Shattered Haven review

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Shattered Haven looks like an RPG, with its top-down view and crude spritework. Its camera is pulled back to RTS distances, however, and it scrolls from screen to screen like an early Zelda game. It nabs Zelda’s structure, too, with a series of overworld environments linking together self-enclosed gauntlets. Eventually, you’ll figure out the hybrid that Arcen Games has made: this is an action-puzzle game with the lightest dusting of strategy. It’s an unusual blend.

It’s magnificently creepy, too, its simplistic visuals and haunting, piano-led soundtrack crudely depicting yet another monster invested, post-apocalyptic world. There’s something evocative if not particularly original about this one, however.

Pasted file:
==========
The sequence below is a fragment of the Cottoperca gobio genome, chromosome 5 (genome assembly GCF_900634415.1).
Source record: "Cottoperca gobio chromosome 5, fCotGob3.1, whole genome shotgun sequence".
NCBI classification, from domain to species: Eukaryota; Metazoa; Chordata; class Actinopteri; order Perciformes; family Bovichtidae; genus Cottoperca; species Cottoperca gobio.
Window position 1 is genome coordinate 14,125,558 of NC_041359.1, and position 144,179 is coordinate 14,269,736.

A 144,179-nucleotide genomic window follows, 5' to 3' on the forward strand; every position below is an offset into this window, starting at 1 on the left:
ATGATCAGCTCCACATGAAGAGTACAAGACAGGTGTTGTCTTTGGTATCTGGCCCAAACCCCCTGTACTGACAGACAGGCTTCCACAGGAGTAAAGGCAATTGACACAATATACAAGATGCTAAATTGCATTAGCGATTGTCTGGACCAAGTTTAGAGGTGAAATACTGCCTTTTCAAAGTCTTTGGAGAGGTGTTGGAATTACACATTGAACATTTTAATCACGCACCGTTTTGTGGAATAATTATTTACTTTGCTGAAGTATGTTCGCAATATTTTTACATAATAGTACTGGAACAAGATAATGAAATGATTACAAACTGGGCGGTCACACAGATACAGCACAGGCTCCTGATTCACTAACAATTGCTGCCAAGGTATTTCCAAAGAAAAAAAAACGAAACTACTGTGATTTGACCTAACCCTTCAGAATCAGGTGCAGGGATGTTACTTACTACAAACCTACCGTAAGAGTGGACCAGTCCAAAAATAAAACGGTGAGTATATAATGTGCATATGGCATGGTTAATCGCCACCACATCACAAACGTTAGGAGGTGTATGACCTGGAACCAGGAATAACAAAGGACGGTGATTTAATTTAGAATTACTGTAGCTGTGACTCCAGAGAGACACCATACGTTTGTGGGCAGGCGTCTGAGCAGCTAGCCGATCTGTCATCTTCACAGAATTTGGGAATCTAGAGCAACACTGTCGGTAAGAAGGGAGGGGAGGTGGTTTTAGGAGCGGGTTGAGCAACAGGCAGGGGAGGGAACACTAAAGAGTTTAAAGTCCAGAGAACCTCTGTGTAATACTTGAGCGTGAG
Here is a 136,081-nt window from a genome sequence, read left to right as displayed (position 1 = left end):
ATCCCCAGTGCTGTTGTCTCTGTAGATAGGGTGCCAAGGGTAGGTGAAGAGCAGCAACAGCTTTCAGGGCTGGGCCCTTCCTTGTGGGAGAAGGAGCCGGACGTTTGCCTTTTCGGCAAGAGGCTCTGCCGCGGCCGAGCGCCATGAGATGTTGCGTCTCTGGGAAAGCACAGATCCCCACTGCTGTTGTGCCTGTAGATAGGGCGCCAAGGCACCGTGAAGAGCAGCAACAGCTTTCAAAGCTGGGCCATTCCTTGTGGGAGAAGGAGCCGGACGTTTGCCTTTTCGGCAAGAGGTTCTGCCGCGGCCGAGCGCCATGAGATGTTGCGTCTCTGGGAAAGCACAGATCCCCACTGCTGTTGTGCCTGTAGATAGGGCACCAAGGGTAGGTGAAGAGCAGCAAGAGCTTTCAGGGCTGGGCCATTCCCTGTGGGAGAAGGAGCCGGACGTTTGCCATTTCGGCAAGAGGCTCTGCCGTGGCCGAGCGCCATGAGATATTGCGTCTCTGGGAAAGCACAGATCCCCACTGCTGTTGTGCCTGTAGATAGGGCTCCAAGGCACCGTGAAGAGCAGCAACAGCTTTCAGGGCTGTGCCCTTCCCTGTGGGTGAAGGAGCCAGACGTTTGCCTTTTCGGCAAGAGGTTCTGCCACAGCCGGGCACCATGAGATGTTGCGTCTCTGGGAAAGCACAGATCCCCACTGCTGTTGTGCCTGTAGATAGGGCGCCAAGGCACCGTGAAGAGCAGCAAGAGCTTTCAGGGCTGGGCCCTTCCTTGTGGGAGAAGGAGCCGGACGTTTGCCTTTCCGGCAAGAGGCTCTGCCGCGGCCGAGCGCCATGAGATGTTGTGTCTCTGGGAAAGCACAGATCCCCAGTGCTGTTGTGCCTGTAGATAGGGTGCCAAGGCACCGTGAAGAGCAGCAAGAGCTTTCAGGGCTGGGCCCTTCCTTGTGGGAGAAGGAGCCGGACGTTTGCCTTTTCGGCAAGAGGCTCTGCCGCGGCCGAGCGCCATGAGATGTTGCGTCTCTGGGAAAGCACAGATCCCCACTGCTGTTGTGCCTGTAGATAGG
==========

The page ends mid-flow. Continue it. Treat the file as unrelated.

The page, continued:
Perhaps it’s the story, with its focus on familial ties rather than heroic adventure. Perhaps it’s that camera – pulled so far back you can’t help but sympathise with the characters isolated in this alien, terrifying Earth. Or perhaps you’re merely sympathising with its heroes on account of their uninspired tasks and chores.

A standard Shattered Haven level drops you either with your inventory or without it in a small, self-contained dungeon, populated with Greys (zombies). Kill the Greys and you can escape. Kill all the Greys in all the dungeons and you can move into the next part of the overworld. These levels are basic environmental puzzles, tasking you with, say, finding the hammer in one house that lets you mend the bridge that lets you reach the weapon that lets you kill the greys. There’s a workmanlike simplicity to the core of Arcen’s game, one that lets down the powerful atmosphere suffusing it.